Once a track is at least 10 weeks old, AND has registered 3 consecutive weeks of chart sales decline then its streams switch to a 300:1 ratio as opposed to the 150:1 of others. This will punish long-running hits such as One Dance or even Castle On The Hill, moving them gently out of the way following the peak of their commercial appeal but whilst some die-hards still insist on listening to them over and over again.

I’m told from test charts that this effect will be subtle but significant. We won’t see tracks vanish abruptly from the Top 20 as they did back in the “curate’s egg” days of 2006. Instead older singles should actually behave like they did in the old days when they were reliant on shops continuing to stock them. They will reach a low point and then start to sink fast. And once again clear the path for fresher, newer material. Just to keep everything vibrant.

Irk The Purists

Any rule changes of this nature, particularly ones which change the very fundamentals of singles qualification tend to attract an instantly negative response from a small core of music fans. It is meddling, they say. Messing with what used to be the simple purity of a chart which tracked what people bought without favour or bias.

Yet the UK charts have for decades been beholden to rules, and ones which are revised and updated as circumstances require. It seems to jar now because we spent over seven years from 2007 with precious little change and only minor tweaks to admit songs that might have fallen down the cracks. But behind it all is a strict structure of rules, regulations, strictures and eligibility criteria. Most of which arrived into being with the aim of fixing a problem which was threatening to undermine the credibility of the survey.

Really what has been announced today is no different. And on the face of it the impact will be less radical than it might at first appear. The second half of the year should, however, start to see a singles chart that becomes just that bit more vibrant, just a shade more interesting week in week out and in the process the perfect platform for the next exciting new trend in British music to emerge.

You cannot innovate or contend by standing still. The Billboard Hot 100, the gold standard of music charts and one of the most powerful brands in the world, has since 1958 been an odd hybrid of sales metrics, data sources and ever-changing rules. It adapts, evolves and adjusts according to trends in the market and to embrace new formats and technology. To suggest the Official UK Charts should not follow suit would be to invite Britain to stagnate in comparison.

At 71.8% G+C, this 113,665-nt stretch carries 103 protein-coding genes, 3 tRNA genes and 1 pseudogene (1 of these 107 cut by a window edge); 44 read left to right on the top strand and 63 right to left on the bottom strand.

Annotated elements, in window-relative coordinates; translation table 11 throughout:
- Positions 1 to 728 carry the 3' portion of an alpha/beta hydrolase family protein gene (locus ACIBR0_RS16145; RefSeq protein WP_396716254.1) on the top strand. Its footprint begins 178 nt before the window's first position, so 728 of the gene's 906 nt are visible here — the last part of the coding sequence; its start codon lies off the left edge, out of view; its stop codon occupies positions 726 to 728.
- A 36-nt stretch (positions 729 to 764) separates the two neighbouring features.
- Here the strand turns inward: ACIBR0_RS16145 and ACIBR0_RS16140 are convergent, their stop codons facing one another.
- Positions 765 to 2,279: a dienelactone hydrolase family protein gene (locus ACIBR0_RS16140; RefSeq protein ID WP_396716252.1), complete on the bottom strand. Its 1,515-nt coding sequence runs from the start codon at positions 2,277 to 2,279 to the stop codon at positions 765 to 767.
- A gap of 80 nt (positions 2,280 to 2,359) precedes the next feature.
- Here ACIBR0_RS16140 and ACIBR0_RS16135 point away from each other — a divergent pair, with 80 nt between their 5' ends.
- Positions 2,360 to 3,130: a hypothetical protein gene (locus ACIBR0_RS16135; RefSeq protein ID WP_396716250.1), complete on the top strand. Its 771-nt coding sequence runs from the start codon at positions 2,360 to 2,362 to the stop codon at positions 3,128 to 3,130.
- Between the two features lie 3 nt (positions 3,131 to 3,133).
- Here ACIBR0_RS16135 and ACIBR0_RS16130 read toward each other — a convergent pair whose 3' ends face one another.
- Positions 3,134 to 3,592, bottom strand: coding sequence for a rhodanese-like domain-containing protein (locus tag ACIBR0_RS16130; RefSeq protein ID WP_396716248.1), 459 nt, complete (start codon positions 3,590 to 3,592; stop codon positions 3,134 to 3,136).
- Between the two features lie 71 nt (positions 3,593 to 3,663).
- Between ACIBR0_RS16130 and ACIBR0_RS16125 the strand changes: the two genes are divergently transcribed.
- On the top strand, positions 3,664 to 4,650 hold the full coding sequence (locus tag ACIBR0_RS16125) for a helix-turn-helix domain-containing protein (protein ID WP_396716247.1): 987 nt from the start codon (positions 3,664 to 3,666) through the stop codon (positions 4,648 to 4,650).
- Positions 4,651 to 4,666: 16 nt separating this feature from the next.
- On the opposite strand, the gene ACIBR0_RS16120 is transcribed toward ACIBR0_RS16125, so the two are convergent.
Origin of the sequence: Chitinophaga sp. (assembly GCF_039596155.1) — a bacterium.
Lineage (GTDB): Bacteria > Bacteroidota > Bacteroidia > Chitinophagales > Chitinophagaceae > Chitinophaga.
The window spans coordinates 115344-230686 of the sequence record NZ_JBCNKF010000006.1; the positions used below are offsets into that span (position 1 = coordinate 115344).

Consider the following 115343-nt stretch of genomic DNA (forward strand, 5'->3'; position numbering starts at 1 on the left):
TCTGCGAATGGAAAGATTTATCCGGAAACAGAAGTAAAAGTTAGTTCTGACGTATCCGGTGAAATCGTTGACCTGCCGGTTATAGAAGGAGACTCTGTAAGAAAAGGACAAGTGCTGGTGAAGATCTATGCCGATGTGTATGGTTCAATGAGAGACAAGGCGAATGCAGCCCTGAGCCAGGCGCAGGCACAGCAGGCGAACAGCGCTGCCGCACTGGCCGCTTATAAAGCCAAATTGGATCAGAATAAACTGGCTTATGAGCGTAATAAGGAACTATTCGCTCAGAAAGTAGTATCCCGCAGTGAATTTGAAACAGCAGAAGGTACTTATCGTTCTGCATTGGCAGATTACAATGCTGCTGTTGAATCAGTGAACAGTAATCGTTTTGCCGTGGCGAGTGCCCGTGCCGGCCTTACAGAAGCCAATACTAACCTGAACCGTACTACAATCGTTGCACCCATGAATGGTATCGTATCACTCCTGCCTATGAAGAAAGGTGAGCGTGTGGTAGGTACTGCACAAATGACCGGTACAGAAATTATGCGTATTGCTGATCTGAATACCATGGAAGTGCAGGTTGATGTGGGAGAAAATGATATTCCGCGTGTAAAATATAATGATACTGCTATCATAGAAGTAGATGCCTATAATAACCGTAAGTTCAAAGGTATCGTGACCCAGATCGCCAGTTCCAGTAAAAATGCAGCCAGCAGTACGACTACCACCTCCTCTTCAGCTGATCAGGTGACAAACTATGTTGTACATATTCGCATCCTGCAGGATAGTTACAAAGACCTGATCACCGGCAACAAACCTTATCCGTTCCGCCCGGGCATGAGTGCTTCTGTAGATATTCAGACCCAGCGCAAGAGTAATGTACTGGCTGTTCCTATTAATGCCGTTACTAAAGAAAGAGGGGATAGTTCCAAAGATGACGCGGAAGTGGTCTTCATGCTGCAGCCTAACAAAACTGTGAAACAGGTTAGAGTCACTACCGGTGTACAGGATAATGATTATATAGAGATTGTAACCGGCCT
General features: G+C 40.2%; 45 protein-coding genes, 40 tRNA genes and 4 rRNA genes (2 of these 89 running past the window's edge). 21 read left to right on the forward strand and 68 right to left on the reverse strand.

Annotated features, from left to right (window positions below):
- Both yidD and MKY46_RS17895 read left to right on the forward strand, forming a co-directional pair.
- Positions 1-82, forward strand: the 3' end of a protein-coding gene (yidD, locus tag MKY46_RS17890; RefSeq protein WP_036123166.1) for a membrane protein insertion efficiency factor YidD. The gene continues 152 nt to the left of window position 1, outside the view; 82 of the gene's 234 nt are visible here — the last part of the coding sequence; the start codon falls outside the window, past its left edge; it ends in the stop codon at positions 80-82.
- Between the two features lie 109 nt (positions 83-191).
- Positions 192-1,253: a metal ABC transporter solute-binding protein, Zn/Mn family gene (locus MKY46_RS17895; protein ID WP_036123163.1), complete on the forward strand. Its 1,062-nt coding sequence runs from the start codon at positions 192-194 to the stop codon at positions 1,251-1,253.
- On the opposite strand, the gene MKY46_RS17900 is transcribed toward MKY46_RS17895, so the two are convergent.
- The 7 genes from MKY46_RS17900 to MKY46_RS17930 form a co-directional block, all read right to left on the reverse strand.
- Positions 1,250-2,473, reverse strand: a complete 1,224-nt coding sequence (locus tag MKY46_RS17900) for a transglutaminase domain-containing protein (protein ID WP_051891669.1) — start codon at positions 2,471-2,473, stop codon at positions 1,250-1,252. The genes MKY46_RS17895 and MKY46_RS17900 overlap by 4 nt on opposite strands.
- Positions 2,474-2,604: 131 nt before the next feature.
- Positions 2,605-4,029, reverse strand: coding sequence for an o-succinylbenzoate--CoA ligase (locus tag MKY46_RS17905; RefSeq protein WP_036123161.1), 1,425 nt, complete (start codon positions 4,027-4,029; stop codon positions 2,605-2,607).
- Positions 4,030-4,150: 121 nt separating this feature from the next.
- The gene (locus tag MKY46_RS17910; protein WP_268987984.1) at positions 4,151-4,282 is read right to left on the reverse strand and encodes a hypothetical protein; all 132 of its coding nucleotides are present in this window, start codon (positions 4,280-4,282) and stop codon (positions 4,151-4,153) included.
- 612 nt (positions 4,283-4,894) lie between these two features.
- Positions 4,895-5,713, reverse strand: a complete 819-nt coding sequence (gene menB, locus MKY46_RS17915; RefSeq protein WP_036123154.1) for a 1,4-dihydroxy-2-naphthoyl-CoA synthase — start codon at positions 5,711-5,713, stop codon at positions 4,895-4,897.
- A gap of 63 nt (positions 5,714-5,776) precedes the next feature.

I see the stats for myself. When major chart news breaks the interest in chart-watch.uk goes through the roof. When little happens only the hardcore come along to take a look. And as a lover of pop music, a passionate fan of the pop charts and as writer who loves a story no matter what the source, I want as many people as possible to come along for the ride.

3 Comments

  1. I’m all for changes that kick older songs down the chart, though I’m wondering whether they’ve got the rules right. Do we know whether it’s going to apply to songs outside the top 10 or something like that? Or could it potentially be applied to #1 singles that have just declined in sales 3 weeks running, kicking them perhaps unfairly from #1?

    • My thoughts exactly. The Hot 100 has been getting this right since 1990-something – I really don’t know the year, sorry! The rules there are pretty simple: any song is kicked out of the chart after 20 weeks in case it stands on any position in the bottom 50. Of course, any “late bloomers” can be ultimately excepted, as Billboard reviews these things on a case-by-case basis – plus, it helps if the label asks directly to apply the exception.

  2. First it’s not as most people thought a 3 track album rule, thus allowing another 3 tracks off a new album to come into play, as mentioned in your podcast. It’s a 3 record rule for a solo artist. So if they bring out a new album and three tracks from it sell more than the three tacks in the chart, the three already in will drop out. This could mean some big falls out from the chart. Possibly to come back next week about the same position as it fell out, if the sales of some or all the new tracks fall off.
    What will happen when a major artist such as Cliff or Paul McCartney dies?
    Will the OCC allow a flood of tracks or just 3?
    Will artists simply get around these rule by having collaborations albums with different artists?